Fulham cannot afford to spurn many more opportunities of this nature and the dejected faces at full time suggested they knew it all too well.
The significance of a hectic, frayed defeat to Leeds may become more apparent after Brighton and Newcastle have met on Saturday; the problem for Scott Parker’s side, though, is that they need to start fulfilling their own end of the bargain and capitalise when offered chances to climb out of the bottom three.
They did not play especially badly here but perhaps found themselves reeled into Leeds’ approach, which invariably seeks to ratchet up the tempo and trade punches. Their cohesion visibly suffered as a result. Weak defending did not help their cause but nor did the events of a half-minute just before the hour that in effect decided the game.
When Mario Lemina did superbly in wriggling to the right byline and cutting the ball back for the unmarked Ademola Lookman, Fulham looked likely to complete their comeback from one down and pull ahead. But Lookman miscued, seemingly attempting a more delicate finish than the situation demanded, and the punishment was brutal.
In the end Fulham could not call upon a forward as competent as Bamford, who looked unperturbed by his omission from the England squad. Bamford was struggling with a hip problem and made a point of thanking his teammates for doing “a lot of my running” during the game. He repaid them with a performance that showed why he is, if nothing else, a credible part of the national team conversation.
Leeds had already seen two goals disallowed, one through a wafer-thin VAR decision that denied Luke Ayling a fine headed opener, when Bamford swept in after Jack Harrison had run all too easily on to a throw-in and volleyed a low centre across from the left byline. It was a textbook Bamford finish, pulling away from his marker and clipping firmly beyond Areola at the near post; 14 Premier League goals is a fine return and it seems unfortunate that his prospects of replicating such form at Euro 2020 now seem slim.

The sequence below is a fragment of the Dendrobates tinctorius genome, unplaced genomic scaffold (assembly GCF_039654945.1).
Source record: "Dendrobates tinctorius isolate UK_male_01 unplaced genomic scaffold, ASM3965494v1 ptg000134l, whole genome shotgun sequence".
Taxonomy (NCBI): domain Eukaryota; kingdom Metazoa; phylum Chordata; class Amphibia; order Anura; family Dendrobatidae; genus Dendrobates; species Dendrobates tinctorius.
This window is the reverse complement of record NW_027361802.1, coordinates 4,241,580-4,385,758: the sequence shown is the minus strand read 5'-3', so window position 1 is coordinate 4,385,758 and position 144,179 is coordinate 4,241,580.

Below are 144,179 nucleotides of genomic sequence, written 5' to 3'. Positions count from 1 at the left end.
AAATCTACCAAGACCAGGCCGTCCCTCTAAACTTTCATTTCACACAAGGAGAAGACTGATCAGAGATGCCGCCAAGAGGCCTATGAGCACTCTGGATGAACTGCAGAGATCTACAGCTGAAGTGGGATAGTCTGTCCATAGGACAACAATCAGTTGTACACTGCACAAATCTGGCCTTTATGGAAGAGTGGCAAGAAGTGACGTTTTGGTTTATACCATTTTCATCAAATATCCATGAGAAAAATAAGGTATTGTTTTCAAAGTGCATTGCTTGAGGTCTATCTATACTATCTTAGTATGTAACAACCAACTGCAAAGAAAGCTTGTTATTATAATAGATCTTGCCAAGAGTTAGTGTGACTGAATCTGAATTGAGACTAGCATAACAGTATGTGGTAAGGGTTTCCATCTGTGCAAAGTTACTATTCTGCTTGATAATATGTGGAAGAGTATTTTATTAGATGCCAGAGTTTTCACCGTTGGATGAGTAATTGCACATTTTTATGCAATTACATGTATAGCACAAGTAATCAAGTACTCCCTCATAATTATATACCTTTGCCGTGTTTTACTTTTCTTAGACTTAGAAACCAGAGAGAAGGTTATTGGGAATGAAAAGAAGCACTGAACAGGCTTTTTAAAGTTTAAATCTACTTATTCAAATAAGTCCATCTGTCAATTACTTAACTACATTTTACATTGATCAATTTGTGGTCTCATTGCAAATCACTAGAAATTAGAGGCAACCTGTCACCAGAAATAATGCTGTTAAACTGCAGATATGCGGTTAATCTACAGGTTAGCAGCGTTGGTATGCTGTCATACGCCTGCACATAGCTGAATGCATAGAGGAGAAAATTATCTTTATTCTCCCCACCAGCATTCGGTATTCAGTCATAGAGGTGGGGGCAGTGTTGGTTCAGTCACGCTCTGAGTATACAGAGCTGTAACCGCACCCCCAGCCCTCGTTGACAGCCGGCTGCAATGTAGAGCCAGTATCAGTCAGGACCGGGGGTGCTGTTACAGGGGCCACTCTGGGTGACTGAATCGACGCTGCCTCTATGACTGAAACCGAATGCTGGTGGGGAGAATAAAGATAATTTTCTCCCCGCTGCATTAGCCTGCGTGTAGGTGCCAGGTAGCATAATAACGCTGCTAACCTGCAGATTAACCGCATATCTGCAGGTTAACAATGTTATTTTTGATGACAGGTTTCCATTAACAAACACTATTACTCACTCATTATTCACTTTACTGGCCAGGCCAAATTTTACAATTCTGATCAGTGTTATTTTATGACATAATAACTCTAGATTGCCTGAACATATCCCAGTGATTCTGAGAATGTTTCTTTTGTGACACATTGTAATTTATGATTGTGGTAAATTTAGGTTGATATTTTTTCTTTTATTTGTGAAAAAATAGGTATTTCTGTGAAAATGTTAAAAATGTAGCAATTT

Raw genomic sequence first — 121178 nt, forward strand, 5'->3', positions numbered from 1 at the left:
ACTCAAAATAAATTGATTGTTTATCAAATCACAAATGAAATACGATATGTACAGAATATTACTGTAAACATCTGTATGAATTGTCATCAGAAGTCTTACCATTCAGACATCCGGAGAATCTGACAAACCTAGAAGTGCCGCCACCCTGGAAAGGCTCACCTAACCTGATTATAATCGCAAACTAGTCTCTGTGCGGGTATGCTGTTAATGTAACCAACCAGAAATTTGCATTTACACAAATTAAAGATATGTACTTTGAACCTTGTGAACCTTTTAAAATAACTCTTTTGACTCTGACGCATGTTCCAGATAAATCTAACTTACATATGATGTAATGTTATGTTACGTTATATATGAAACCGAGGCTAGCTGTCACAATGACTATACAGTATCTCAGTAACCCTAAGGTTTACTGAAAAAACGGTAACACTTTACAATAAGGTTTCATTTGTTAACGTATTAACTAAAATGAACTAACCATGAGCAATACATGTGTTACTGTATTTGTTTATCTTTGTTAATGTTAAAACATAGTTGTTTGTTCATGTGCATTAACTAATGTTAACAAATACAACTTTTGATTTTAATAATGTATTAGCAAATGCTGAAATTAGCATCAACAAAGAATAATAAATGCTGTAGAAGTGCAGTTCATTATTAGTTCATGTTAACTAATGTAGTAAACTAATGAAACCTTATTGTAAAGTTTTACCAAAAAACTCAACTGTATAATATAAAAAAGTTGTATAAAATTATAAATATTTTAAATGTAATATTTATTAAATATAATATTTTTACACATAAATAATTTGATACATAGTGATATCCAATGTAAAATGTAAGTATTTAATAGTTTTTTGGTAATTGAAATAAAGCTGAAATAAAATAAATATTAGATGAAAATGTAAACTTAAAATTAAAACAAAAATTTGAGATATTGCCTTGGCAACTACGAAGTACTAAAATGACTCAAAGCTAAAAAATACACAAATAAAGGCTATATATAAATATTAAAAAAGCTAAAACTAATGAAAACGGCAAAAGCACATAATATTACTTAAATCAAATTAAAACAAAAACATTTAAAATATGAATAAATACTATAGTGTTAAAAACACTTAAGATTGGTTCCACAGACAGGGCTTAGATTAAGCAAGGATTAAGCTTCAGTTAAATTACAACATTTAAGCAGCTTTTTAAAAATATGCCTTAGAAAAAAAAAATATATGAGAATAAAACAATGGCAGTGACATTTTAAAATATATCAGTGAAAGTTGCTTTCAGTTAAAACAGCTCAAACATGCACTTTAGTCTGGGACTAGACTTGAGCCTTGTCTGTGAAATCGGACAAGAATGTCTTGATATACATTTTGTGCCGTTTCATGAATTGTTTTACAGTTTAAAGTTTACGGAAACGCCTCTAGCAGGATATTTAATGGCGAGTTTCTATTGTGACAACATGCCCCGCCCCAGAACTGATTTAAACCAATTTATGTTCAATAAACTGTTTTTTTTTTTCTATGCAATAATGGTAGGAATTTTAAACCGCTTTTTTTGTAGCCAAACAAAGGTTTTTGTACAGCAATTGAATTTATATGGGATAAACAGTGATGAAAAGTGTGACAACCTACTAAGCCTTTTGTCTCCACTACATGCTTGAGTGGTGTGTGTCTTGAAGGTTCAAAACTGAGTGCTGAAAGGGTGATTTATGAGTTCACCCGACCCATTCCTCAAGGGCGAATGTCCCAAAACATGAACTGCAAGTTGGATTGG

Rarely does a Leeds game pass without a concession from a set piece so there were few eyebrows raised when Joachim Andersen was somehow allowed to hold off Ayling and level with a volley from Lookman’s deep corner. Bielsa referred to a “segment of confusion” in the ensuing minutes and, had Meslier not parried André-Frank Zambo Anguissa’s piledriver, Leeds could have gone in at half-time behind.
Lookman’s aberration aside, Leeds were by far the more threatening side thereafter. Areola denied Harrison within minutes of the restart and, with Fulham running out of legs and ideas, Leeds countered at will. Stuart Dallas should have scored a third after sharp approach work from Raphinha but Fulham, for whom Aleksandar Mitrovic had been introduced at half-time with the fanciful idea of battering away at their opponents’ defensive shortcomings, drifted out of contention. “A half with very few fluctuations in performance,” was how Bielsa described Leeds’ output after the break.
“We’ve given ourselves a really good chance and we still have a massive chance,” Parker said of Fulham’s survival prospects, looking beyond his evident frustration. They were pulled well out of shape here, though, and the nagging concern is that they will begin to run out of time.